A controversial bill that would force California cities to allow denser housing around public transit cleared a major hurdle, but only after its sponsor agreed to go easier on smaller-sized counties.
A controversial bill that would force California cities to allow denser housing around public transit cleared a major hurdle today, but only after its sponsor agreed to go easier on smaller-sized counties.
Senate Bill 50, from Democratic Sen. Scott Wiener of San Francisco, passed out of a key legislative committee after it was amended to take a softer approach to counties of less than 600,000 people.
While the bill still faces fierce political opposition and a long road ahead in the state Legislature, the vote marks a significant victory for Wiener’s move to promote more dense housing around transit—an approach he says is necessary to help alleviate the state’s housing shortage and curb greenhouse gas emissions from commuters.
Originally, the bill would have required all California neighborhoods within a half-mile of a major public transit stop to allow apartment buildings four to five stories tall. No longer would cities be able to restrict zoning around transit to exclusively single-family homes, for example.
“We know what we need to do,” Wiener said at today’s hearing, in a Capitol hearing room overflowing with advocates on both sides of the issue. “You can have all the funding for affordable housing in the world and all the streamlining in the world, but if you don’t have zoning changes, it’s all for naught.”
The original provision would still apply to the 15 most populous California counties, including Los Angeles, San Francisco and San Joaquin counties. “Jobs-rich” communities not within a half-mile of public transportation would also have to change local zoning laws to allow for taller buildings.
But under the new compromise, smaller counties—including those with expensive real estate markets such as Marin, Santa Barbara and San Luis Obispo—would be treated differently.
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Most cities in those smaller counties would be forced to allow housing near public transit that’s slightly more dense than what’s currently allowed, but not 4-5 stories. They also would also be required to approve duplexes, triplexes and four-plexes “by right” in almost all neighborhoods, allowing developers to bypass the often lengthy and costly process of getting small housing projects approved by local planning commissions and city councils.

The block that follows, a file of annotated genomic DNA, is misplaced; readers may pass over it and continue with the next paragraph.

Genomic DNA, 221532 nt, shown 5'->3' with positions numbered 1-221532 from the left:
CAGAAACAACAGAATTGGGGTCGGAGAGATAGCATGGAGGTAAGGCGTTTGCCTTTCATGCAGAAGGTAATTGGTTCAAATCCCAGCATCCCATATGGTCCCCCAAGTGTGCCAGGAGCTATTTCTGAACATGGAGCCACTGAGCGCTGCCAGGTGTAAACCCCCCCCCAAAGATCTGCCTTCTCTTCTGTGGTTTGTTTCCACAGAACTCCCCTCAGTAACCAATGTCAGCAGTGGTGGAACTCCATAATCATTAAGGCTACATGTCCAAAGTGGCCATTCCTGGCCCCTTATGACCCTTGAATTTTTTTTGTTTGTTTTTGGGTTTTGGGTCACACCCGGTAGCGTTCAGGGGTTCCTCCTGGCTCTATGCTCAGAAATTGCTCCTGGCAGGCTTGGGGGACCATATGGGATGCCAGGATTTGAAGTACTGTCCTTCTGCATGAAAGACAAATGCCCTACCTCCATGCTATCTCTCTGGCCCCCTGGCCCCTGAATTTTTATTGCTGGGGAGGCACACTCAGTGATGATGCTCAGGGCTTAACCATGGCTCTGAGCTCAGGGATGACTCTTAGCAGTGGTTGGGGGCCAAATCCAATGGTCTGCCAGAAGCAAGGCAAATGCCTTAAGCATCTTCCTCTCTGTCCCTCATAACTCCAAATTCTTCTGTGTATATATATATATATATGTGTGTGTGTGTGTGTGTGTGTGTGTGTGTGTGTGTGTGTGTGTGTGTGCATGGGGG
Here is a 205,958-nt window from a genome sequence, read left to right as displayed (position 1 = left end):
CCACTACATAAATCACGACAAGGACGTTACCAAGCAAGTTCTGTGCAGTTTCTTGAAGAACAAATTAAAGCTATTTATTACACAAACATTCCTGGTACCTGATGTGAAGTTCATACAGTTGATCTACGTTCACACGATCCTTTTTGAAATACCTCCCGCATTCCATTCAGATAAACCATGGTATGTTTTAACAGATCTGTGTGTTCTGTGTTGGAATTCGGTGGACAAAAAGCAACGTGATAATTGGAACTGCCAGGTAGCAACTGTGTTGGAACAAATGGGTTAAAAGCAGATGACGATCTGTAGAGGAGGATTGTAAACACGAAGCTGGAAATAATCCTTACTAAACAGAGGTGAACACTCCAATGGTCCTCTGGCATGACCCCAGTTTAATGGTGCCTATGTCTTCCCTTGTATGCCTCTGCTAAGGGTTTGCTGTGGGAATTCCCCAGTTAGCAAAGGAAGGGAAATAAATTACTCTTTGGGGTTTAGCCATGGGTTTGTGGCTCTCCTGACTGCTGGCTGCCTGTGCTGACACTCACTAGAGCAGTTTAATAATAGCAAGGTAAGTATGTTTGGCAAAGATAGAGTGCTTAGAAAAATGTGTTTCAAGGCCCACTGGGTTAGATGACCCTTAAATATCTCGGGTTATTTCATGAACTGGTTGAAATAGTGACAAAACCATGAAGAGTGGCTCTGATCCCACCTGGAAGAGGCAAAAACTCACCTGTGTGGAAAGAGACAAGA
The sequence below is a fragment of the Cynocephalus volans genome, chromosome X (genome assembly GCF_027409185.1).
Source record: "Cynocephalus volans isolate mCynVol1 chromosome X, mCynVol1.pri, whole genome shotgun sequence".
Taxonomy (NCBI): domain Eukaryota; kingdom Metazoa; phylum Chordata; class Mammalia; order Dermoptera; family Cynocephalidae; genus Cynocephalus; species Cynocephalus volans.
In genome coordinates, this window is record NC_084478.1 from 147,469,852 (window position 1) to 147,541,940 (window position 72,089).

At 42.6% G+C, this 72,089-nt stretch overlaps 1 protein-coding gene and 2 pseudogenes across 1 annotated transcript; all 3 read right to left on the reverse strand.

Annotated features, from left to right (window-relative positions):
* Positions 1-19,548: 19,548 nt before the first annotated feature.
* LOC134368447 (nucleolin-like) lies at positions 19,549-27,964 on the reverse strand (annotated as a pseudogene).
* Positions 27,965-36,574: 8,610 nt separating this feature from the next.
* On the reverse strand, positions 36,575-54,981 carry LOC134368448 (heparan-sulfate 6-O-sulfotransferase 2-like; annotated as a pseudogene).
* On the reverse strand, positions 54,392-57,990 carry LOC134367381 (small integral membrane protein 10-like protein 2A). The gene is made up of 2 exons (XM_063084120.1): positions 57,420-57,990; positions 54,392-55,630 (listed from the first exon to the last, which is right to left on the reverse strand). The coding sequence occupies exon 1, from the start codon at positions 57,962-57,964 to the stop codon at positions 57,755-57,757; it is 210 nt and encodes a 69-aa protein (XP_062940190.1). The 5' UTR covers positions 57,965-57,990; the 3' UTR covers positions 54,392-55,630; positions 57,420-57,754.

The new provisions for smaller counties incorporate elements of what was a rival plan from Sen. Mike McGuire, Democrat from Healdsburg, who chairs the Senate Governance and Finance committee that held today’s vote.
“A blanket one-size-fits-all approach simply does not work for every community here in California,” said McGuire, whose district includes famously anti-development Marin County.
Advocates for Wiener’s bill point out that even the weaker density requirements on smaller counties could lead to a substantial boost to new housing—and that the “four-plex” provision in particular means an end to neighborhoods zoned exclusively for single-family homes. The city of Minneapolis made national headlines for a similar law last year.
Today’s vote is a noteworthy victory for Wiener, whose try at similar legislation last year failed to advance this far.
Several politically influential groups that opposed last year’s legislation are now on board, or at least aren’t explicitly opposed. Construction labor unions have thrown their weight behind the bill, while several housing equity groups concerned about the bill’s potential to gentrify lower-income neighborhoods are still negotiating with Wiener.
But California cities up and down the state still view SB 50 as an unprecedented encroachment on local control over housing decisions. While the most fierce opposition has come from smaller municipalities, the Los Angeles City Council and San Francisco Board of Supervisors have adopted resolutions opposing the bill.
“It’s not one-size-fits-all, its two-sizes-fits-all,” said David Reyes, a Pasadena city planner testifying against the bill even as amended. He warned that the state can expect cities to sue to block Wiener’s bill if it becomes law.
Some tenant rights and anti-gentrification groups, including those affiliated with the Los Angeles-based AIDS Healthcare Foundation, testified against the bill today. A controversial flyer from the AIDS Healthcare Foundation sent to San Francisco households compared SB 50 to the “urban renewal” programs of the mid-20th century, invoking the image of African-American author James Baldwin, who called such programs “Negro removal.”
“Frankly, we have too many deep concerns about SB 50’s impacts, even with the amendments on low-income communities of color, to support it,” testified Shanti Singh of Tenants Together.
Sen. Jim Beall, a Democrat from San Jose who opposed Wiener’s legislation last year, said his support for the bill this year was conditioned on passage of a broader housing package, which would include new funding sources for low-income housing and more tenant protections.
“If there’s not a package we’ll continue to have conflicts,” said Beall.
Even if the bill were to pass the Legislature, it’s unclear whether Gov. Gavin Newsom would sign it. Newsom has floated several proposals aimed at reaching his goal of 3.5 million new California homes by 2025, but has balked at publicly supporting SB 50.
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